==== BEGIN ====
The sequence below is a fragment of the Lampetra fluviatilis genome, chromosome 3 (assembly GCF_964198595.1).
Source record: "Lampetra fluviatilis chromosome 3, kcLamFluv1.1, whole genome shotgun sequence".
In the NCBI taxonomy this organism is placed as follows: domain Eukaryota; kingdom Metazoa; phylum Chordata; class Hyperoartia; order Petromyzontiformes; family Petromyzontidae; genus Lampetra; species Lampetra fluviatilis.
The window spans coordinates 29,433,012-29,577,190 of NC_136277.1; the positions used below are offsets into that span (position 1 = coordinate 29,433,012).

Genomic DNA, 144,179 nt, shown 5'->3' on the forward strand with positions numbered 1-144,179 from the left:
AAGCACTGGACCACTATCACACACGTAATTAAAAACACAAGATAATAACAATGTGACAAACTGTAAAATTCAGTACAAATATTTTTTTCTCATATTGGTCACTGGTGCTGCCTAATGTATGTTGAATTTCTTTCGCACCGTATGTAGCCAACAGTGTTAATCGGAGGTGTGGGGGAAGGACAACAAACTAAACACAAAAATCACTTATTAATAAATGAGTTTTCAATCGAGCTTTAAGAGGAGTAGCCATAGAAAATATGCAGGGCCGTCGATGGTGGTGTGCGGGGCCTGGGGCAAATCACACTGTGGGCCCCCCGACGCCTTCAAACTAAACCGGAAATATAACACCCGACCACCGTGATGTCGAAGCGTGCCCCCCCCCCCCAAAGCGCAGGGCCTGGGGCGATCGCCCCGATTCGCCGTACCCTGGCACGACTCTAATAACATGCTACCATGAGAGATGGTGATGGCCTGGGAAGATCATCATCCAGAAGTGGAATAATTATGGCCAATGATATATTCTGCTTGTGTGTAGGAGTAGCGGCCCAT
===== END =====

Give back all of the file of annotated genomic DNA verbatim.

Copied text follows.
The sequence below is a fragment of the Lampetra fluviatilis genome, chromosome 3 (assembly GCF_964198595.1).
Source record: "Lampetra fluviatilis chromosome 3, kcLamFluv1.1, whole genome shotgun sequence".
In the NCBI taxonomy this organism is placed as follows: domain Eukaryota; kingdom Metazoa; phylum Chordata; class Hyperoartia; order Petromyzontiformes; family Petromyzontidae; genus Lampetra; species Lampetra fluviatilis.
The window spans coordinates 29,433,012-29,577,190 of NC_136277.1; the positions used below are offsets into that span (position 1 = coordinate 29,433,012).

Genomic DNA, 144,179 nt, shown 5'->3' on the forward strand with positions numbered 1-144,179 from the left:
AAGCACTGGACCACTATCACACACGTAATTAAAAACACAAGATAATAACAATGTGACAAACTGTAAAATTCAGTACAAATATTTTTTTCTCATATTGGTCACTGGTGCTGCCTAATGTATGTTGAATTTCTTTCGCACCGTATGTAGCCAACAGTGTTAATCGGAGGTGTGGGGGAAGGACAACAAACTAAACACAAAAATCACTTATTAATAAATGAGTTTTCAATCGAGCTTTAAGAGGAGTAGCCATAGAAAATATGCAGGGCCGTCGATGGTGGTGTGCGGGGCCTGGGGCAAATCACACTGTGGGCCCCCCGACGCCTTCAAACTAAACCGGAAATATAACACCCGACCACCGTGATGTCGAAGCGTGCCCCCCCCCCCCAAAGCGCAGGGCCTGGGGCGATCGCCCCGATTCGCCGTACCCTGGCACGACTCTAATAACATGCTACCATGAGAGATGGTGATGGCCTGGGAAGATCATCATCCAGAAGTGGAATAATTATGGCCAATGATATATTCTGCTTGTGTGTAGGAGTAGCGGCCCAT